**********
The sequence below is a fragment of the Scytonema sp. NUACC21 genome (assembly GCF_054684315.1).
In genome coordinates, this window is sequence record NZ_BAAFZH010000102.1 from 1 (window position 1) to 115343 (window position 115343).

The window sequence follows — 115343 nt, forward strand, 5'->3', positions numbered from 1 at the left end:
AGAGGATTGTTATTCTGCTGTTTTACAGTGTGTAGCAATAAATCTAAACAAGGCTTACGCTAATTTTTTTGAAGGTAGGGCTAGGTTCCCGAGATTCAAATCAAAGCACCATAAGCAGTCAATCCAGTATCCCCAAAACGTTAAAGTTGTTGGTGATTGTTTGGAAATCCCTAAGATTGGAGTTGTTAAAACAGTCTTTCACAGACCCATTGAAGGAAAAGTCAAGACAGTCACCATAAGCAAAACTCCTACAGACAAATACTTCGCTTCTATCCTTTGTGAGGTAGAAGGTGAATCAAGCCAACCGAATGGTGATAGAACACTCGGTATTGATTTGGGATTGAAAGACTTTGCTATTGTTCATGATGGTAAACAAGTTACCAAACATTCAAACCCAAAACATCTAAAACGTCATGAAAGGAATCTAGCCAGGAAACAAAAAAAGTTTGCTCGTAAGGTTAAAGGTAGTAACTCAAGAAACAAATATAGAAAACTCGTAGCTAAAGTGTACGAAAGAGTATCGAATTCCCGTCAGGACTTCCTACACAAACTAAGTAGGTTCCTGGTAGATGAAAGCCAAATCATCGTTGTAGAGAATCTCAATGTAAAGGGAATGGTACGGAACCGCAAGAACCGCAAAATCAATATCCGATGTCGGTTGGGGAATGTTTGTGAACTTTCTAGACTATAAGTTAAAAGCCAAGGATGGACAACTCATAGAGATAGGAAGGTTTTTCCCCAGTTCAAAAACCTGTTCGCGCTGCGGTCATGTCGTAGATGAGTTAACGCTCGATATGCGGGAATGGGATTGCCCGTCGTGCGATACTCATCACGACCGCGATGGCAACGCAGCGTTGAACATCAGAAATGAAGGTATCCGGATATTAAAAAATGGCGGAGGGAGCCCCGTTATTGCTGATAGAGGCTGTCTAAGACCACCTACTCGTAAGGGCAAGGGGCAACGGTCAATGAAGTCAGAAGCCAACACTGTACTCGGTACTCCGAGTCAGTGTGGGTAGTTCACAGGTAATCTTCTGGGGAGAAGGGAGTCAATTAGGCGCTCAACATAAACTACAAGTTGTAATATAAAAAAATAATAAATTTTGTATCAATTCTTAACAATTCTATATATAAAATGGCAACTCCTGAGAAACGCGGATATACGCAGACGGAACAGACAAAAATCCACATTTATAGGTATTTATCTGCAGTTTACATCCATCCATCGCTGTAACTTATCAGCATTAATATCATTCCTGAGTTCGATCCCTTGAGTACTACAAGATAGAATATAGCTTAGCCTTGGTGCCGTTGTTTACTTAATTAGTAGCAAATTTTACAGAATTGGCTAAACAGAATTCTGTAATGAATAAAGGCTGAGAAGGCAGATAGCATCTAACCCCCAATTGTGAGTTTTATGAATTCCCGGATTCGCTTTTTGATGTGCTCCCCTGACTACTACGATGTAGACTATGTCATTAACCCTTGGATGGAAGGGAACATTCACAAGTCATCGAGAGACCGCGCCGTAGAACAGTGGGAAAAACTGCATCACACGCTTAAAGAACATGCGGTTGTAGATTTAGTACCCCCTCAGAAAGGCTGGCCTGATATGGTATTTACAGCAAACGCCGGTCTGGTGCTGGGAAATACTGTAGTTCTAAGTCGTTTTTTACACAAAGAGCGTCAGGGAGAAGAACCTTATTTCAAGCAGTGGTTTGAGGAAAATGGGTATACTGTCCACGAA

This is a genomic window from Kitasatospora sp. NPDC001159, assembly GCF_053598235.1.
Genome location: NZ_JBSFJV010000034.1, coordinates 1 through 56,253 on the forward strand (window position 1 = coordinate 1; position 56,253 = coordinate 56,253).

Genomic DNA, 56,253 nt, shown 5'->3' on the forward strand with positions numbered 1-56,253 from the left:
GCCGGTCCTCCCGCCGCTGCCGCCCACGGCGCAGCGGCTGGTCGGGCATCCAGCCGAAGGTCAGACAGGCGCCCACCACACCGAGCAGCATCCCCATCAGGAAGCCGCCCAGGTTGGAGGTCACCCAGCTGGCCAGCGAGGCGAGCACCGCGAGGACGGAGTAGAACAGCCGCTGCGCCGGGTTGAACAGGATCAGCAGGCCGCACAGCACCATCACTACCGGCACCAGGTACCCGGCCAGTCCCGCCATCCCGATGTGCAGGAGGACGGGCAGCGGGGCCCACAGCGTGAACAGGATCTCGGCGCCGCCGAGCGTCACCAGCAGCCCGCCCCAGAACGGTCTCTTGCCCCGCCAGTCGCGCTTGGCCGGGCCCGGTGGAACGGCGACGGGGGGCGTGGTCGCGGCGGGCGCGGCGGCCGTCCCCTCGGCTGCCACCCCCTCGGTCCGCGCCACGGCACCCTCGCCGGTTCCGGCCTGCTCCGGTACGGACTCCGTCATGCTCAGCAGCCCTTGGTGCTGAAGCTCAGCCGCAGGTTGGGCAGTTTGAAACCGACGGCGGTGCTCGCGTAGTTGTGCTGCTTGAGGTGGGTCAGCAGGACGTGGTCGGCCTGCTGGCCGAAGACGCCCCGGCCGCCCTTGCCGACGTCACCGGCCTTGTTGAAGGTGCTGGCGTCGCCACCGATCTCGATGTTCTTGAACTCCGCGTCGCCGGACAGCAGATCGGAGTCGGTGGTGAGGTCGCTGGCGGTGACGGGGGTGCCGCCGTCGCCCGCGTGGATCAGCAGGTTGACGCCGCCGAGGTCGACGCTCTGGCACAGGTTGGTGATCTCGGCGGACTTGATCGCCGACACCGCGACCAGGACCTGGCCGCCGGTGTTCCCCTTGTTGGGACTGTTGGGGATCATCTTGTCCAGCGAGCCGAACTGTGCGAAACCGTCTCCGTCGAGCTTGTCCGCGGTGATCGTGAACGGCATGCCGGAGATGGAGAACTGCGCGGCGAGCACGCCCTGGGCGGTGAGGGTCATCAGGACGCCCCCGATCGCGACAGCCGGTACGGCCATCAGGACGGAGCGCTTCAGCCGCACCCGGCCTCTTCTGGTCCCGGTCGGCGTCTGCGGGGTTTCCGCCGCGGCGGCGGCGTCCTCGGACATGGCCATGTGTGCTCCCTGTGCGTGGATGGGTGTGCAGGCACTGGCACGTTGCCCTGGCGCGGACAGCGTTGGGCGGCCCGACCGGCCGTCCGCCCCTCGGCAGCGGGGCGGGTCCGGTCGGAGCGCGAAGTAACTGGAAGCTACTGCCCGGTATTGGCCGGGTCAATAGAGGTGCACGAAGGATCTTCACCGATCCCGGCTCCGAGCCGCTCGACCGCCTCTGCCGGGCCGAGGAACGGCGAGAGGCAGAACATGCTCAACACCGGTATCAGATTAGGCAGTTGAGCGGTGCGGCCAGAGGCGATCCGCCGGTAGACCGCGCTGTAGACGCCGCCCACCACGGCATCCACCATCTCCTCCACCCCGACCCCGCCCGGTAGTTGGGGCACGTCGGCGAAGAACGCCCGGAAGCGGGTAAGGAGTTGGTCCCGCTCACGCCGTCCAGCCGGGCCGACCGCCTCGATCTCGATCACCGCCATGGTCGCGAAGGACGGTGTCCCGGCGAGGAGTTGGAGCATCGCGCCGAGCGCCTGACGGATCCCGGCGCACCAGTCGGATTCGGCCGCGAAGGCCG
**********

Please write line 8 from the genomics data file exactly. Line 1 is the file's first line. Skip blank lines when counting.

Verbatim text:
GCCGGTCCTCCCGCCGCTGCCGCCCACGGCGCAGCGGCTGGTCGGGCATCCAGCCGAAGGTCAGACAGGCGCCCACCACACCGAGCAGCATCCCCATCAGGAAGCCGCCCAGGTTGGAGGTCACCCAGCTGGCCAGCGAGGCGAGCACCGCGAGGACGGAGTAGAACAGCCGCTGCGCCGGGTTGAACAGGATCAGCAGGCCGCACAGCACCATCACTACCGGCACCAGGTACCCGGCCAGTCCCGCCATCCCGATGTGCAGGAGGACGGGCAGCGGGGCCCACAGCGTGAACAGGATCTCGGCGCCGCCGAGCGTCACCAGCAGCCCGCCCCAGAACGGTCTCTTGCCCCGCCAGTCGCGCTTGGCCGGGCCCGGTGGAACGGCGACGGGGGGCGTGGTCGCGGCGGGCGCGGCGGCCGTCCCCTCGGCTGCCACCCCCTCGGTCCGCGCCACGGCACCCTCGCCGGTTCCGGCCTGCTCCGGTACGGACTCCGTCATGCTCAGCAGCCCTTGGTGCTGAAGCTCAGCCGCAGGTTGGGCAGTTTGAAACCGACGGCGGTGCTCGCGTAGTTGTGCTGCTTGAGGTGGGTCAGCAGGACGTGGTCGGCCTGCTGGCCGAAGACGCCCCGGCCGCCCTTGCCGACGTCACCGGCCTTGTTGAAGGTGCTGGCGTCGCCACCGATCTCGATGTTCTTGAACTCCGCGTCGCCGGACAGCAGATCGGAGTCGGTGGTGAGGTCGCTGGCGGTGACGGGGGTGCCGCCGTCGCCCGCGTGGATCAGCAGGTTGACGCCGCCGAGGTCGACGCTCTGGCACAGGTTGGTGATCTCGGCGGACTTGATCGCCGACACCGCGACCAGGACCTGGCCGCCGGTGTTCCCCTTGTTGGGACTGTTGGGGATCATCTTGTCCAGCGAGCCGAACTGTGCGAAACCGTCTCCGTCGAGCTTGTCCGCGGTGATCGTGAACGGCATGCCGGAGATGGAGAACTGCGCGGCGAGCACGCCCTGGGCGGTGAGGGTCATCAGGACGCCCCCGATCGCGACAGCCGGTACGGCCATCAGGACGGAGCGCTTCAGCCGCACCCGGCCTCTTCTGGTCCCGGTCGGCGTCTGCGGGGTTTCCGCCGCGGCGGCGGCGTCCTCGGACATGGCCATGTGTGCTCCCTGTGCGTGGATGGGTGTGCAGGCACTGGCACGTTGCCCTGGCGCGGACAGCGTTGGGCGGCCCGACCGGCCGTCCGCCCCTCGGCAGCGGGGCGGGTCCGGTCGGAGCGCGAAGTAACTGGAAGCTACTGCCCGGTATTGGCCGGGTCAATAGAGGTGCACGAAGGATCTTCACCGATCCCGGCTCCGAGCCGCTCGACCGCCTCTGCCGGGCCGAGGAACGGCGAGAGGCAGAACATGCTCAACACCGGTATCAGATTAGGCAGTTGAGCGGTGCGGCCAGAGGCGATCCGCCGGTAGACCGCGCTGTAGACGCCGCCCACCACGGCATCCACCATCTCCTCCACCCCGACCCCGCCCGGTAGTTGGGGCACGTCGGCGAAGAACGCCCGGAAGCGGGTAAGGAGTTGGTCCCGCTCACGCCGTCCAGCCGGGCCGACCGCCTCGATCTCGATCACCGCCATGGTCGCGAAGGACGGTGTCCCGGCGAGGAGTTGGAGCATCGCGCCGAGCGCCTGACGGATCCCGGCGCACCAGTCGGATTCGGCCGCGAAGGCCG